In the last five years, according to GP Online, more than 1,100 GP practices have closed or merged. What has encouraged this latest trend in the primary healthcare market? Some reports suggest that the NHS five year forward plan and the number of mergers are connected. The NHS five year forward plan states that they would like the Primary Care industry to work more closely to make fuller use of facilities, in order to provide a better overall service for all patients. This does not specifically suggest or propose mergers, however has potentially triggered an increase.
In addition to this, many partners are opting for mergers because of the increase in patient list size, increase in practice income, and the potential to lower staff costs due to sharing and the potential for use of more sophisticated equipment.
The NHS has provided guidance on mergers and has also instructed the CMA to review and determine whether these merges are likely to have a detrimental effect on patients due to the decline of competition resulting in a reduction in choice for the patients. This review is voluntary for Practices unless they hit the specified thresholds.
Although the guidance identifies the NHS requirements for the merger and also indicates the specific Acts that need considering, it does not provide guidance relating to legal agreements and the building management, despite the fact that premises are often a key element in the finances of any merged partnership.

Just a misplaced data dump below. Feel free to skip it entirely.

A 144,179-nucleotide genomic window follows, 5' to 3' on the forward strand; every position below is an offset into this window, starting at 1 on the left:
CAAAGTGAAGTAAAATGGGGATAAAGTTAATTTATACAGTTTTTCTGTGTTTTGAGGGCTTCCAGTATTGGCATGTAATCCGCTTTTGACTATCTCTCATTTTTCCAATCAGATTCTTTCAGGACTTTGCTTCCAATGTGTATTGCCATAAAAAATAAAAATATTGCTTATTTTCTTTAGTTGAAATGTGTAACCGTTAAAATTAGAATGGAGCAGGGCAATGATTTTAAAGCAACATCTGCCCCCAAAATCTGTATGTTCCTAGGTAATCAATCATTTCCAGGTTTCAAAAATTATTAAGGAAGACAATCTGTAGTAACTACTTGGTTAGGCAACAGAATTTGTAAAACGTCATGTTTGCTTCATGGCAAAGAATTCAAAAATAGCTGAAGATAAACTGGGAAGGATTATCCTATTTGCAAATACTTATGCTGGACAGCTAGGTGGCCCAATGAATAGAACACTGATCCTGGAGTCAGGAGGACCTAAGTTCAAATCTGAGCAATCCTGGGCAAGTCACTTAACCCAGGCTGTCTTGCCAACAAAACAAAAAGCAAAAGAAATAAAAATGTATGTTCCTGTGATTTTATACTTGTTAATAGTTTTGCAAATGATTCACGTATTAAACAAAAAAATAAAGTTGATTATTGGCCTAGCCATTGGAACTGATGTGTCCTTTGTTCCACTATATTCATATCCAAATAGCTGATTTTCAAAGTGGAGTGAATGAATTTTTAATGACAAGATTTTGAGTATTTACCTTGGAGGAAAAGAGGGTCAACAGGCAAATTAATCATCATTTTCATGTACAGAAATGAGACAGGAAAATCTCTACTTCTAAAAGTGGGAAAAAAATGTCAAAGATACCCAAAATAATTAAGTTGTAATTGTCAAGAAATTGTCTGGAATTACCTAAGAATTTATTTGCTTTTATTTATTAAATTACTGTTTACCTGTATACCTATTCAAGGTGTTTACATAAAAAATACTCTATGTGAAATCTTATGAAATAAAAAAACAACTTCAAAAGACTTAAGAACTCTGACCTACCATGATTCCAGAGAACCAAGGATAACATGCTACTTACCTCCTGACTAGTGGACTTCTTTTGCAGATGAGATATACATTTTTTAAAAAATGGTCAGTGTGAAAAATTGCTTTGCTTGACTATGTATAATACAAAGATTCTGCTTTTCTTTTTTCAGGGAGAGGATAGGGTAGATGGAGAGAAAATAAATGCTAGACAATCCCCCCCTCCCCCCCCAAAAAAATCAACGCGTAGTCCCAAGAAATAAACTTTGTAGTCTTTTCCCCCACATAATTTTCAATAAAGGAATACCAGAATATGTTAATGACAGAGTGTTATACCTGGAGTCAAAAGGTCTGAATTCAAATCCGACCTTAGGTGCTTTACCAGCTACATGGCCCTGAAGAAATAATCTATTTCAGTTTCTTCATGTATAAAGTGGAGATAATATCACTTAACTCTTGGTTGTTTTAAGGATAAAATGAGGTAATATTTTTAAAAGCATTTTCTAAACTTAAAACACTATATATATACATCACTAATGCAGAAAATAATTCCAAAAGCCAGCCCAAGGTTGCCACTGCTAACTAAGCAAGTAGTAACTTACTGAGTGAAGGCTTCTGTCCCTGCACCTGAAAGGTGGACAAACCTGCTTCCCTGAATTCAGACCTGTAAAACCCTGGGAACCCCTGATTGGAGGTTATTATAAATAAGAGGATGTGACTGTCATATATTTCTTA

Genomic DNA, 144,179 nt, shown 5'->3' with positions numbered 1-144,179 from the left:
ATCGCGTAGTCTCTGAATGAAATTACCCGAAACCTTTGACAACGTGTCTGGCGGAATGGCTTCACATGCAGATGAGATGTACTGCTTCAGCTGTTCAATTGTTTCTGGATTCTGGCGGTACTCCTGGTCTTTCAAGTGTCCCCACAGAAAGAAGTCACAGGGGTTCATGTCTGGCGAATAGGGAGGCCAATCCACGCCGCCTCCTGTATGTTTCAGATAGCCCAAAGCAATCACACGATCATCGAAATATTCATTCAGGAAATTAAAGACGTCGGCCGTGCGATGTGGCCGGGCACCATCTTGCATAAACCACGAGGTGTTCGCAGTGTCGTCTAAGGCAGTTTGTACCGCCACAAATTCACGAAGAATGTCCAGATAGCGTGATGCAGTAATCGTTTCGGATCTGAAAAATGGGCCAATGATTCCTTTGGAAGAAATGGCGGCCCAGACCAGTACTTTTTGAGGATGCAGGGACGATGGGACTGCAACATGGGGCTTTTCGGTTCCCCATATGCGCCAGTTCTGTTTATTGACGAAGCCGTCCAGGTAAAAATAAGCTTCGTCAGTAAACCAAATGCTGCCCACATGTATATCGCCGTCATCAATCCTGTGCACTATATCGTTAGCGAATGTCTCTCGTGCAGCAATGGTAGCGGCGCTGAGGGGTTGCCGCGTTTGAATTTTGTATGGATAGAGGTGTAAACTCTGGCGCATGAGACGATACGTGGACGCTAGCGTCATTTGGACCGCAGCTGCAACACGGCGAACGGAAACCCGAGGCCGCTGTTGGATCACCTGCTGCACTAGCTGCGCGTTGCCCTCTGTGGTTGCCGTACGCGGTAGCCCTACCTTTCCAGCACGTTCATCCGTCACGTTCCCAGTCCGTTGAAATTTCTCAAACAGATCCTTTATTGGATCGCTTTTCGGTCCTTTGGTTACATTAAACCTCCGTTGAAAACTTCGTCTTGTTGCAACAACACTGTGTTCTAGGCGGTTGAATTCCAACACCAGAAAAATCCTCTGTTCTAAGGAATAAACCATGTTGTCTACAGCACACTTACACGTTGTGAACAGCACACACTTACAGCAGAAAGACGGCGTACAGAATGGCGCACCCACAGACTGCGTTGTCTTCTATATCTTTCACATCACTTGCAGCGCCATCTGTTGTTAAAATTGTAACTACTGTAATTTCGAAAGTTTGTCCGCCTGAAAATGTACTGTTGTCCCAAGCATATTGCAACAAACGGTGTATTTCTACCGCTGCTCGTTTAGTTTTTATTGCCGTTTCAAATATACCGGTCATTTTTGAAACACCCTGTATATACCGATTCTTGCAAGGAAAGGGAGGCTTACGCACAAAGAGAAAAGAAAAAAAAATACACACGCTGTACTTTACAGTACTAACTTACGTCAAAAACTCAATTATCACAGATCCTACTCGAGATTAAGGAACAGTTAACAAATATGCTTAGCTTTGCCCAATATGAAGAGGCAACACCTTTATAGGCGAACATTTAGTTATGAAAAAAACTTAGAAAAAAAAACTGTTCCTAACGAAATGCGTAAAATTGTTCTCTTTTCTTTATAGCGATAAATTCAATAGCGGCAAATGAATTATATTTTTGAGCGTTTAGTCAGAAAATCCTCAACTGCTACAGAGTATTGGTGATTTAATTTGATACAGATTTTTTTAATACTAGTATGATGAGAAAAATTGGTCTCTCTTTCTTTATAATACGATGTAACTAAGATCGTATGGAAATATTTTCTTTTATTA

Dependent on your situation, the Practice may either lease the premises or own them with a Partnership Deed in place. Both these documents will confirm your obligations in relation to any mergers and need to be fully considered. For many mergers, partners will be left with a range of premises, old and new, compliant and non-compliant, leasehold and freehold. Some may require extending/improving, others replacing. How the premises are managed is often a key factor in any merger.
Asset and building management should be a key role where the Practice will need professional advice from a specialist company such as Aitchison Raffety. Before any merger is progressed, we advise that a report is obtained considering the value and lifespan of the buildings and any necessary costs for repair or essential improvements. In addition, if there are any future aspirations for expansion, you should ask yourself the following – is the building suitable? Will the NHS/CCG provide a grant and/or reimburse the increased rent for proposed improvements? Is the cost of the expansion or improvement appropriate when considering the potential end value? All of these questions could be answered by one of our specialist Healthcare Surveyors.
Although merging practices could be beneficial, there are also premises liabilities which can all be managed easily with the correct professional advice. A specialist firm of Valuers and Building Surveyors such as Aitchison Raffety should be treated as your ‘Estate Department’ providing advice on capital and rental value, repair and improvement, disposal and acquisitions.